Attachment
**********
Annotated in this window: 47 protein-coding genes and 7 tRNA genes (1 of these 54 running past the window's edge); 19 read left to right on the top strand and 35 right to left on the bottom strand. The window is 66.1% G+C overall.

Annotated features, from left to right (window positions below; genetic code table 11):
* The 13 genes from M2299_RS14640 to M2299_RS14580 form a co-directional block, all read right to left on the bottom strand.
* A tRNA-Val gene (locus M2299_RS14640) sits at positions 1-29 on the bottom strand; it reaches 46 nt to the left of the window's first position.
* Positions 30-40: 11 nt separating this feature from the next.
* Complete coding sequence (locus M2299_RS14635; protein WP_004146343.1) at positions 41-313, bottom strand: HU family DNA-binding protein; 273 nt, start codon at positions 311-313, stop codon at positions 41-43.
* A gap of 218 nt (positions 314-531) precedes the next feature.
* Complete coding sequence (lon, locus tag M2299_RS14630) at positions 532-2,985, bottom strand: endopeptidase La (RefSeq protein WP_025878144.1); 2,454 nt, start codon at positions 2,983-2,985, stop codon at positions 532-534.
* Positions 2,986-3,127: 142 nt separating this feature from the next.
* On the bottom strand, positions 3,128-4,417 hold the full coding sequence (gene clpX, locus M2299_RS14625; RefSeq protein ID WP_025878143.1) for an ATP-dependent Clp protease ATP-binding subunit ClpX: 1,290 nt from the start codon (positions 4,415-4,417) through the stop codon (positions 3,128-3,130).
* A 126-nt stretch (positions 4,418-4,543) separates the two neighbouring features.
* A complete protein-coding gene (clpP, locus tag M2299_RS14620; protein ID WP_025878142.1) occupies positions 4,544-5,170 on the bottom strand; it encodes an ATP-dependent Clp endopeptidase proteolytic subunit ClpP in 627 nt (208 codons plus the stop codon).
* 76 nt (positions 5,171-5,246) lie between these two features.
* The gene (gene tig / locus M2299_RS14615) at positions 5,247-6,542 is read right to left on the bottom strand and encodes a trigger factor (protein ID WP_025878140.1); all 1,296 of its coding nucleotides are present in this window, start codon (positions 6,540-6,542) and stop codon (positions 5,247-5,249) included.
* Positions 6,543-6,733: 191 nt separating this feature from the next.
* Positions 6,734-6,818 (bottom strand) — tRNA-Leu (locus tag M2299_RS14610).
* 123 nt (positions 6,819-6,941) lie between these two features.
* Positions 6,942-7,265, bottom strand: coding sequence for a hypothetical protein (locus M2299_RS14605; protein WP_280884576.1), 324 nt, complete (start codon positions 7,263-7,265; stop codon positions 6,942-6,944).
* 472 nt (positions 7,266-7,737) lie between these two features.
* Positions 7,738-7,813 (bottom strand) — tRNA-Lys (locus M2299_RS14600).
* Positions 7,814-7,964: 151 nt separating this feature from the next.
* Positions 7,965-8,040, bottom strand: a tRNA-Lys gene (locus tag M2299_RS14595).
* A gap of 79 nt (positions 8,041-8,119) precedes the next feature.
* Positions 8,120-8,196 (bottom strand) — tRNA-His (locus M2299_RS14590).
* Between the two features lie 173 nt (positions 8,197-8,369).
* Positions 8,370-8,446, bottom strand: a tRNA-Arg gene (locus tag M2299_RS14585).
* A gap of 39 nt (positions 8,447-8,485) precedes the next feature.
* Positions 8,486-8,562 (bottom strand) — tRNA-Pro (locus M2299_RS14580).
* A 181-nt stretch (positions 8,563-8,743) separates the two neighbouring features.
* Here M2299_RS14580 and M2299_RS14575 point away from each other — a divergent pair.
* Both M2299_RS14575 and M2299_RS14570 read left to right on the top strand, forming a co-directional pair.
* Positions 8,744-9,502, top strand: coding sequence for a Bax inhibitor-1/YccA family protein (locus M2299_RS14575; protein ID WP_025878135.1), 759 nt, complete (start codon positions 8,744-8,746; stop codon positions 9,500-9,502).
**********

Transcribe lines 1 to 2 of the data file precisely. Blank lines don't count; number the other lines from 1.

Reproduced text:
Annotated in this window: 47 protein-coding genes and 7 tRNA genes (1 of these 54 running past the window's edge); 19 read left to right on the top strand and 35 right to left on the bottom strand. The window is 66.1% G+C overall.

Annotated features, from left to right (window positions below; genetic code table 11):